PHILADELPHIA — St. Francis Inn, the Province’s vibrant ministry in the Kensington section of the city, is constantly enhancing its services. It is not only the community that benefits but also its volunteers.
A recent issue of The Pilgrim newsletter said that as the needs of guests have grown, so too, have the talents and gifts of the inn’s volunteers, many of whom are from the Province’s Franciscan Volunteer Ministry (FVM).
“From the crowded, chaotic kitchen during the drama of mealtime crunch to the busy market atmosphere of St. Benedict’s Thrift Shop to the intense and intricate casework at the Women’s and Urban centers, the Inn is a real cross section of life,” according to The Pilgrim.
From its humble beginnings as a meal program, St. Francis Inn today is a one-stop shop, filling many important needs. Of special note is St. Benedict’s Thrift Store. Selling more than just clothing and household items, St. Benedict’s feels like a market in a large city. “With a majority of the goods given out by free vouchers, the place is always hopping,” according to the May 2008 newsletter.
St. Benedict’s gives those in need the experience of actually shopping for themselves. It is not uncommon for shoppers to strike up conversation with Inn volunteers. “No major trauma, no big drama, just two people connecting,” said The Pilgrim. “An opportunity to let someone know that they matter and that God cares.”
Meeting Women’s Needs
The Thea Bowman Women’s Center is also making a difference. With renovations nearing completion, the rooms at the center are now fresh and cheerful. The Women’s Center was founded to create a new and safe environment for those entering, said The Pilgrim. After years of use, it was time to give the center a facelift.
As with all Inn projects, the volunteer elbow-grease made a difference in the renovation. And, said Fred Dilger, OFM, who produced this issue of the newsletter, “As with many inn stories, there were laughs and mishaps.”
Helping Families Get on Their Feet
The Urban Center’s 10 rooms comprise a welcoming place for all kinds of people who stop by seeking help. Recently, the multi-purpose room hosted representatives from local agencies who assist homeless families and help children prepare for transitional housing.
The rooms are also used to interview people who come to the inn needing assistance. Many of the center’s guests are families in the midst of domestic violence or living without a home.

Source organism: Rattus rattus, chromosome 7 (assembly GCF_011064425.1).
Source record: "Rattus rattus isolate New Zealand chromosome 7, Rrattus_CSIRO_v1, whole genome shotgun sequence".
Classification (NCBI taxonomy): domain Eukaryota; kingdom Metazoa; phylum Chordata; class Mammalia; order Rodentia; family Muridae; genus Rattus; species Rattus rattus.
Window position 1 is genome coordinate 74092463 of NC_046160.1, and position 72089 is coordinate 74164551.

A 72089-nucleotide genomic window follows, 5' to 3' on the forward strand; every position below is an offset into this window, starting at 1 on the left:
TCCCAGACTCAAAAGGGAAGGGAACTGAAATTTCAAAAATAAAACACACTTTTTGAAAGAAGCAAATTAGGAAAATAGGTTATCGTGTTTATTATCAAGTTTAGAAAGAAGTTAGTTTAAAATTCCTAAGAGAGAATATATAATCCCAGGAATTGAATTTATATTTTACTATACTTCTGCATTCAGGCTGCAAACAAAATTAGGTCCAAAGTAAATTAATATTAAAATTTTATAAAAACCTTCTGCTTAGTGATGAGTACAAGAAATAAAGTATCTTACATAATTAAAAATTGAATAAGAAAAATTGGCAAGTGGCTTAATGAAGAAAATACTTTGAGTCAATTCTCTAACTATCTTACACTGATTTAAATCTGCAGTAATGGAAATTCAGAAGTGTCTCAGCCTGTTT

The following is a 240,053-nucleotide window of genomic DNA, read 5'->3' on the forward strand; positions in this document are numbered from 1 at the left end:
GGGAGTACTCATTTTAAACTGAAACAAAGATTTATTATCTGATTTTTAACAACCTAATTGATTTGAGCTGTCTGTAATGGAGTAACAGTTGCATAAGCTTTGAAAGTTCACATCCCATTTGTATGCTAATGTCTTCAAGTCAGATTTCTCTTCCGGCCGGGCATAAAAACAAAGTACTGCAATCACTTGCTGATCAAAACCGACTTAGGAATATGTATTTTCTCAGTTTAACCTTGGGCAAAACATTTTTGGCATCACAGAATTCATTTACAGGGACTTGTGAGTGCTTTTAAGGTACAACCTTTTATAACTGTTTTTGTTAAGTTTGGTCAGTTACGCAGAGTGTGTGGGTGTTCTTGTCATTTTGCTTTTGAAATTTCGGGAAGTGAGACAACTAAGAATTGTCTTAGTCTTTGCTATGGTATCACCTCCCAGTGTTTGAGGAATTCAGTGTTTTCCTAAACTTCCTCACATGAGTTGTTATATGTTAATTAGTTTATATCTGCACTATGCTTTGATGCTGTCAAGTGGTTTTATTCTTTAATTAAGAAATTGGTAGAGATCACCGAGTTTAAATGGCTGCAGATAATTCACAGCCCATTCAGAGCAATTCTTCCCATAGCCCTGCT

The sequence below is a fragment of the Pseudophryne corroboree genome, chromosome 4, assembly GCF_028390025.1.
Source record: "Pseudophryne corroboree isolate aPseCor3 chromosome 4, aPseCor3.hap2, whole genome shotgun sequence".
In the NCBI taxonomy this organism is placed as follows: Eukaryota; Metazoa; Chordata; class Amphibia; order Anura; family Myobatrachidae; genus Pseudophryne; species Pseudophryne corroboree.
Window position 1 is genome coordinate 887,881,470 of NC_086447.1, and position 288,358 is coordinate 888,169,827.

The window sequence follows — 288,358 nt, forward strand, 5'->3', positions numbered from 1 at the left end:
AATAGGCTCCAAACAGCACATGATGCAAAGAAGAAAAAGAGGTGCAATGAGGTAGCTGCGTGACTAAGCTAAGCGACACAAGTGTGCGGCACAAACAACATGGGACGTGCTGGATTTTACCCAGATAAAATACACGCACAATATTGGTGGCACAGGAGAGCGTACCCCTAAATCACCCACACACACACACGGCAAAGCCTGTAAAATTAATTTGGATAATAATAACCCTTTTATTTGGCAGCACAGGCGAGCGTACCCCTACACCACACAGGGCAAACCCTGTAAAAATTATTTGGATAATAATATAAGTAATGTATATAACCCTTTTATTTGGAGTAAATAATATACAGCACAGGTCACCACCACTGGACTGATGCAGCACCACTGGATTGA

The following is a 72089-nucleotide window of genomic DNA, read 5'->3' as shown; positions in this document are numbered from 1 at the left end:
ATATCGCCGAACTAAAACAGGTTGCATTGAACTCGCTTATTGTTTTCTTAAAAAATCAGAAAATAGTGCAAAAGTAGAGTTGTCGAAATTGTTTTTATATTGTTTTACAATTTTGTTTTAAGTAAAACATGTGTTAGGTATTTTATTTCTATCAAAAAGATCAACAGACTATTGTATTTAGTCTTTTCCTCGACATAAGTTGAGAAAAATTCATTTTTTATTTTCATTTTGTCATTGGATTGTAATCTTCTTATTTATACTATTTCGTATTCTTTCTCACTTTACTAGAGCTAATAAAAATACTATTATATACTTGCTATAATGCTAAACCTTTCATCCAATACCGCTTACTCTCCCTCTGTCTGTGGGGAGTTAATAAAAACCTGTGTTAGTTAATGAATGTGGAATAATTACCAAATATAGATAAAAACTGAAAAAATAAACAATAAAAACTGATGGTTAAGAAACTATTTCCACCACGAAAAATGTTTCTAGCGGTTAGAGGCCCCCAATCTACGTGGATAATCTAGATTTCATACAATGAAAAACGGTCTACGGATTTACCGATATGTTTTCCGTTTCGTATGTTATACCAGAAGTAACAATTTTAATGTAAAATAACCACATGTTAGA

John Gill, OFM, the director, works closely with these guests. Recently, after working with a mother and her teenaged son for several months, he was able to help them move into their own apartment. The center, which John established two years ago, aided them financially, offering the security deposit and first- and last-month’s rent.
This is just one of the success stories that St. Francis Inn has made possible in a city where the homeless population is increasing.
Value to Volunteers
Many of the people who serve the community at St. Francis Inn are college students who donate several days of their time. A recent volunteer, Christine Radvanski of Somerset, N.J., a student at Nazareth College, Rochester, N.Y., was quoted in her parish newsletter about her experiences.
In the June issue of St. Matthias in Action Radvanski said that her favorite part of the trip was “getting to speak sign language with one of the deaf guests.” She also appreciated her new understanding of the plight of the poor.
“As one of the many people of my class who grew up with a fear and embarrassment regarding the homeless, I could now call many of the guests of the St. Francis Inn my friends,” she said.
“It was a great experience, and I was changed as a result,” Radvanski said. As The Pilgrim says, their rooms ring out with laughter and tears.
The current August–September issue of The Pilgrim shows on its cover photos of the annual block party. It also features details about a trip that the Province’s FVMs took to an amusement park in Jackson, N.J. They accompanied 11 families, a total of 46 people, who regularly eat at St. Francis Inn.
In each issue, The Pilgrim lists items needed most from donors. The current issue requests the following: laundry detergent, baby supplies (formula, pampers, wipes), coffee and tea bags, personal items such as deodorant and feminine products, and prayers.
As The Pilgrim said, the décor and St. Francis Inn and its ministries may change and the needs may shift, but “the foundation will always remain love of neighbor.”
— Wendy Healy is a freelance writer and frequent contributor to HNP Today.